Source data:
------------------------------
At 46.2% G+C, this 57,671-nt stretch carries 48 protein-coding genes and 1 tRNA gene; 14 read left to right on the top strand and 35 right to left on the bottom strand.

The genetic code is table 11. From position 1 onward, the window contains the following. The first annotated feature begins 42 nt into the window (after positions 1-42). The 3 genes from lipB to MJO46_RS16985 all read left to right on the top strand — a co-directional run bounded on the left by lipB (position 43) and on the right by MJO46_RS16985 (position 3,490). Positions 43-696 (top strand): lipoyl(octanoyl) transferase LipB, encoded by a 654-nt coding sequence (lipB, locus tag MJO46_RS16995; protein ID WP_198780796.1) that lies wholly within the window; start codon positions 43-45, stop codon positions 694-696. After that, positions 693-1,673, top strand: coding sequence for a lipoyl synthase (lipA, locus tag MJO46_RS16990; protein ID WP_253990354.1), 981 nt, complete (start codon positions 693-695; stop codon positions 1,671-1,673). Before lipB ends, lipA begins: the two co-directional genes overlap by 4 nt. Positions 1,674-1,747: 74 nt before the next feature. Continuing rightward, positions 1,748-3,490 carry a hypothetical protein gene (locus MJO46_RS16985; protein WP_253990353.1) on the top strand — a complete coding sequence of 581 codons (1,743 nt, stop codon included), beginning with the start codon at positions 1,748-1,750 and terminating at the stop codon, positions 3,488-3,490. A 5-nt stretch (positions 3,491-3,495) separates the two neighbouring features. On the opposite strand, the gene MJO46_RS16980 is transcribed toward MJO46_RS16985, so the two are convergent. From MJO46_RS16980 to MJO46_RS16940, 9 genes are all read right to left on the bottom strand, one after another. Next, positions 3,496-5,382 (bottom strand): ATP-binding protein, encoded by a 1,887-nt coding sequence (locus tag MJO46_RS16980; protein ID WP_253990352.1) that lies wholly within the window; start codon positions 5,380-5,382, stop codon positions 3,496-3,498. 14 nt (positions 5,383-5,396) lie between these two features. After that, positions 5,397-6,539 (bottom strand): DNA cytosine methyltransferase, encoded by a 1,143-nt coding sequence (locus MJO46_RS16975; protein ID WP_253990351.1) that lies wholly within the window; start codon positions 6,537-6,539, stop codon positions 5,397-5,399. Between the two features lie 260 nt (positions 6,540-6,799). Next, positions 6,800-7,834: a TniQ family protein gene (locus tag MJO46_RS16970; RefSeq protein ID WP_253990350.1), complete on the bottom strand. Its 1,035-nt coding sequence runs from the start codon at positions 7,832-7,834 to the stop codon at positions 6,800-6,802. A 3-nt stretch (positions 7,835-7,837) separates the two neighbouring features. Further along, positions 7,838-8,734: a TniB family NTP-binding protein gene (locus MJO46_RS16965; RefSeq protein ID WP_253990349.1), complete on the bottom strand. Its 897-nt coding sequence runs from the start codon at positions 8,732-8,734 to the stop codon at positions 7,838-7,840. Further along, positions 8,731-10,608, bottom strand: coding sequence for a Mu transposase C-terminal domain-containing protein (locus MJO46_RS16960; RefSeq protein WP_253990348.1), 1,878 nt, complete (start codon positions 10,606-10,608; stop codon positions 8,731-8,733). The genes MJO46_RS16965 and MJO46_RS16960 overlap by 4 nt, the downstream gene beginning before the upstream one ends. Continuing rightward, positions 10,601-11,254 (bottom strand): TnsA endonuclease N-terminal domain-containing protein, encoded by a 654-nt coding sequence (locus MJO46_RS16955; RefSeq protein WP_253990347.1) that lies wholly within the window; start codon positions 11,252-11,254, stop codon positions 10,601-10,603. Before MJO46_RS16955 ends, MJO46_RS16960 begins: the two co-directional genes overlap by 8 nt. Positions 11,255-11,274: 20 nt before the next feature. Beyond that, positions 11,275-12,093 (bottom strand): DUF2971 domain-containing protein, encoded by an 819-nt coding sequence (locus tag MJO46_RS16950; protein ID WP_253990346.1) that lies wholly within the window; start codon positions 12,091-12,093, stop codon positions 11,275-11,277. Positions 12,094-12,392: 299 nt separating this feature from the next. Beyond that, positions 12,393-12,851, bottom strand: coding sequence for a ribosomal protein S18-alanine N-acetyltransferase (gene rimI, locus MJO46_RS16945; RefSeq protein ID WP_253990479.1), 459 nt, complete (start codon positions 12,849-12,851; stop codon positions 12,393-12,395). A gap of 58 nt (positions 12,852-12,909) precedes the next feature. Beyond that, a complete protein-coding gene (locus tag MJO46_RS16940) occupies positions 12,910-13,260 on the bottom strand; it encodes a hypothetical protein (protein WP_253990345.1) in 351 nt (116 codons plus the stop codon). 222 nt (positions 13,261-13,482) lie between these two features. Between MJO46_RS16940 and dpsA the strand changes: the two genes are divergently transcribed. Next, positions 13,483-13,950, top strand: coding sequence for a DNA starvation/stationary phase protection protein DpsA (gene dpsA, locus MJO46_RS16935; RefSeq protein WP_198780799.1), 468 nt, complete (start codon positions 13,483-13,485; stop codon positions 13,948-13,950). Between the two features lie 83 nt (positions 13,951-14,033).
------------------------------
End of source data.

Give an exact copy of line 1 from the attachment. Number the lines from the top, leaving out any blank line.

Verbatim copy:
At 46.2% G+C, this 57,671-nt stretch carries 48 protein-coding genes and 1 tRNA gene; 14 read left to right on the top strand and 35 right to left on the bottom strand.